‘Vietnam’ 7: Demonstrators to the front
While unfit to comment on the wild student riots that dominate much of Episode 7, I think their importance is overplayed — hugely visual, of course, but overplayed.
By Charles A. Krohn
Best Defense war TV critic
While unfit to comment on the wild student riots that dominate much of episode 7, I think their importance is overplayed — hugely visual, of course, but overplayed. Maybe they inspired recent campus and city uprisings, but I’m not even sure of that.
The episode starts with Senator Max Cleland’s recollection that President Johnson warned his staff that, “I don’t want no more damn Dien Bien Phus.” The earlier Tet episodes suggest what he got was worse. I later worked for Cleland when he was the chairman of the American Battle Monuments Commission, a position later held by retired General Merrill McPeak, appointed by President Barack Obama.
I gather from watching this episode that LBJ worried excessively that any surprises from Vietnam might upset his political agenda, especially since candidate Nixon was charging the administration with strategic incompetence. Indeed, there were wide-spread domestic upheavals manifest in Chicago during the 1968 Democratic convention. There were also confrontations in Congress and on the campuses, but they were not universal nor long-lived.
Demonstrators demanded that the war stop. What most desired, in my opinion, was not to be drafted and deployed. Frankly, how many students gave a rat’s tail what happened to the Vietnamese people? Are many Americans moved today with the future of the masses in Afghanistan or other countries in the region? Not strangely, once the draft ended so did most of the demonstrations. The Vietnamese dilemma quickly forgotten, suggesting cause-and-effect relationship. Practical, I suppose, but not terribly high minded.
I think the military stuff is more even-handed, although biased toward the Hanoi perspective. When retired Air Force Chief of Staff Merrill McPeak says of Vietnam “we were fighting on the wrong side,” I thought he was close to crossing the line, perhaps even the equivalent of soiling himself. Still, his credentials for making this claim are thin and certainly not evenhanded. He is aptly described as an able fighter pilot, although then a major and somewhat low on the totem pole. He did fly multiple missions as part of Team Misty attacking targets on the Ho Chi Minh Trail. And I endorse his praise of the brave truck drivers he punished and attacked.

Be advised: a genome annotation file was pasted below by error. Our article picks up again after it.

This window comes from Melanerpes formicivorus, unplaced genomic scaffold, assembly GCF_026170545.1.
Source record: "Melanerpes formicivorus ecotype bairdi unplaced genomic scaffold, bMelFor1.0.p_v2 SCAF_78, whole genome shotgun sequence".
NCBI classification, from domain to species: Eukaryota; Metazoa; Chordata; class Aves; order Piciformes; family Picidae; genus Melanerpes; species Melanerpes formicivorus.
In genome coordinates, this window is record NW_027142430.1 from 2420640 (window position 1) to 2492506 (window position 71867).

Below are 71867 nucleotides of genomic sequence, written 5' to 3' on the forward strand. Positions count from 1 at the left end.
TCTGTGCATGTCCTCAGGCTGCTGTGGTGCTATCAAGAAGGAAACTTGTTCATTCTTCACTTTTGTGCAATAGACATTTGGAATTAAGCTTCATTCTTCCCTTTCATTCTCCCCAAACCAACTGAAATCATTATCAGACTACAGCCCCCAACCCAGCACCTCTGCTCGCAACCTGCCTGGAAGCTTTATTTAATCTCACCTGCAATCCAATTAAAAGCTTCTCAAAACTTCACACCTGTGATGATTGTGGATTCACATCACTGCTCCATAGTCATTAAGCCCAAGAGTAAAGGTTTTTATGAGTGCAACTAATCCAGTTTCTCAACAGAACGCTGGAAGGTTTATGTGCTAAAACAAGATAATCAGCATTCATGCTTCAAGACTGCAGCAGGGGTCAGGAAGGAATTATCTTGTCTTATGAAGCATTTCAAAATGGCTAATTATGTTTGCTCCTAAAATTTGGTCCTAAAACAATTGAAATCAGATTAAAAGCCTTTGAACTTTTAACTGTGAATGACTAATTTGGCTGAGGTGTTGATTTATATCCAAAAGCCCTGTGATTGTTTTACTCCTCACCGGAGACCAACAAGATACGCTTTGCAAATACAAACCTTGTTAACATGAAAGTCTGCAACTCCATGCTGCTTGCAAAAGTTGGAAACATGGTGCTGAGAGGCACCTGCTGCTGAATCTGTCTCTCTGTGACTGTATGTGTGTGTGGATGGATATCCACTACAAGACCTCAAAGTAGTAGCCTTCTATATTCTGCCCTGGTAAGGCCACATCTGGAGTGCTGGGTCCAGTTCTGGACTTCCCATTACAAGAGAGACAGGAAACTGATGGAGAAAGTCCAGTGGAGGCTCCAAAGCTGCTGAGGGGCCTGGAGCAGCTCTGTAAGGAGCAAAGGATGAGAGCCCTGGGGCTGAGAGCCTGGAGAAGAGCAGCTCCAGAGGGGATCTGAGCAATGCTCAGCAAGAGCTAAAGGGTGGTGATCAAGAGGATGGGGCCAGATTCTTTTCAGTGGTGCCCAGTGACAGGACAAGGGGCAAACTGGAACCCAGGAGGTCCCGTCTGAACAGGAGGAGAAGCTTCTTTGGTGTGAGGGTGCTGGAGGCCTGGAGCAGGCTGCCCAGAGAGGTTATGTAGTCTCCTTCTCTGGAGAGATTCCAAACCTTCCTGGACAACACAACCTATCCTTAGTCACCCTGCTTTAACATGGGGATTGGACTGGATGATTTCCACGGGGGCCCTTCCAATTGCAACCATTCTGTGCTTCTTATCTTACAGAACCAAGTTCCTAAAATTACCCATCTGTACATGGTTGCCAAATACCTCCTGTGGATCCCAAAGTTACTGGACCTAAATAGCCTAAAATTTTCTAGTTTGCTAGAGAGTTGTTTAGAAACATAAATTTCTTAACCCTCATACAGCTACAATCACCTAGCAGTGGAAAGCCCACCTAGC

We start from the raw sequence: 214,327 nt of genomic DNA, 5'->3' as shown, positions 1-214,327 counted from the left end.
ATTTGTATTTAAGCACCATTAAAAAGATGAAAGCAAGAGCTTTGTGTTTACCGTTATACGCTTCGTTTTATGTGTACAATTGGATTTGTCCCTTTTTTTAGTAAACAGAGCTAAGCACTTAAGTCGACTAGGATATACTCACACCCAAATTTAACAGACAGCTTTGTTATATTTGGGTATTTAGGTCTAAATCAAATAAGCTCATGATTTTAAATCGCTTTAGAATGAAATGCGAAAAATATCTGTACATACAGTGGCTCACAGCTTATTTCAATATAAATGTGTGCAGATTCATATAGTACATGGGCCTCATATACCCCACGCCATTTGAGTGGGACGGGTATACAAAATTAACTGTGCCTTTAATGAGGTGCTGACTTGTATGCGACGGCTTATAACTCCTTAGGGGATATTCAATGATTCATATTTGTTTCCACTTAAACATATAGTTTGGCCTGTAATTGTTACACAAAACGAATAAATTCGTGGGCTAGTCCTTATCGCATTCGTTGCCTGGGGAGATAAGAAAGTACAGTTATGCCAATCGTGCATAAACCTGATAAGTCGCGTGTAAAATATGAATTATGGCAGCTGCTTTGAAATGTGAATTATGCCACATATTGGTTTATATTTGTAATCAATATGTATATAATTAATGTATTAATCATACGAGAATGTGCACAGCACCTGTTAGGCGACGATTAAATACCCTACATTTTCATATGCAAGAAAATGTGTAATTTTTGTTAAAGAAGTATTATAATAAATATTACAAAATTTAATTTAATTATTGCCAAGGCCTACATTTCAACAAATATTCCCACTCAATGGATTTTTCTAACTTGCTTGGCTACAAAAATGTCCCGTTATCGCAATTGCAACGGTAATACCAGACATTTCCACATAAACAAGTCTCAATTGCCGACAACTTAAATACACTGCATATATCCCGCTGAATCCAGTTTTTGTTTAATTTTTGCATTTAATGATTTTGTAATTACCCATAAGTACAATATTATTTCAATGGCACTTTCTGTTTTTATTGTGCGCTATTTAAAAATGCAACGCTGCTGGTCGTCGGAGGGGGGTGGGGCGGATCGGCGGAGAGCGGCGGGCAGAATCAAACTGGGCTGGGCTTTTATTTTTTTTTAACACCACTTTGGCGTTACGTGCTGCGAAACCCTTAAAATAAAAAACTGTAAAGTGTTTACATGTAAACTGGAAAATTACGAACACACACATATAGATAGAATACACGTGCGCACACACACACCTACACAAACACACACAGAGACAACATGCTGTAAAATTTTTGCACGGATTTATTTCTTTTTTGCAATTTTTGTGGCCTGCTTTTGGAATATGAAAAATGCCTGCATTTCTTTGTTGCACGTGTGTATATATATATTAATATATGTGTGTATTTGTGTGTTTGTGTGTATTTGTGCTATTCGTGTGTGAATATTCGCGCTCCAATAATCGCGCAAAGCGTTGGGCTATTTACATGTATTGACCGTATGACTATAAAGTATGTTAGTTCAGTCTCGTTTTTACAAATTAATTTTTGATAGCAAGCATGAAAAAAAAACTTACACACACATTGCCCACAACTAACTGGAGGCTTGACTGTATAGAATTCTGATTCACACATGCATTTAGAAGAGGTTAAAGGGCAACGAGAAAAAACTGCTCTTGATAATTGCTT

“I had an enormous respect for those truck drivers.” But his claim that we were fighting on the wrong side is only supported by his belief that South Vietnam was too corrupt at all levels to merit our respect. While allegations of corruption are a sub-theme of the series, compared to the relatively purity of those from the North, I believe the treatment of corruption is flawed if not twisted.
I’m also puzzled by his praise of anti-war demonstrations, so many years after the fact. In Episode 8 he asserts that “with all its warts and ups and downs, [demonstrations] produced the America we have today and we’re better for it.… That represented what I was trying to defend.” Really?
ISIS fighters today often seem more inspired than their regional opponents. Yet, it would be unwise to say we’re supporting the wrong side on that account. Further, I think it’s a mistake to constantly harp on corruption as Saigon’s fatal flaw. When South Vietnam fell, it didn’t collapse from the inside because the population was disillusioned with a rotten government. It fell because it was invaded by an overwhelming force, and after we took the war out of their hands.
I also take issue portraying mostly the downsides of the Phoenix Program. The PRUs (Provincial Reconnaissance Units) operated in Go Da Hau District when I was serving as the senior military advisor in 1970-71. When the North tried to overrun the district in 1975, they met fierce resistance in part because the VC (Viet Cong) infrastructure had been weakened earlier. The district commander lived without apparent fear in the city with his wife behind a simple, unguarded bamboo fence. I would walk through the town unarmed and napped on a bridge when the mood struck me. After the North occupied Saigon, 30,000 members of Phoenix disappeared, along with the South Vietnamese Rangers who so stoutly resisted conquest from Hanoi.
LTC Charles A. Krohn, U.S. Army (ret.), is the author of The Lost Battalion of Tet, and a former deputy chief of public affairs both of the Army and the American Battle Monuments Commission. Verily, he abides in Panama City Beach, Florida.
Photo credit: U.S. Air Force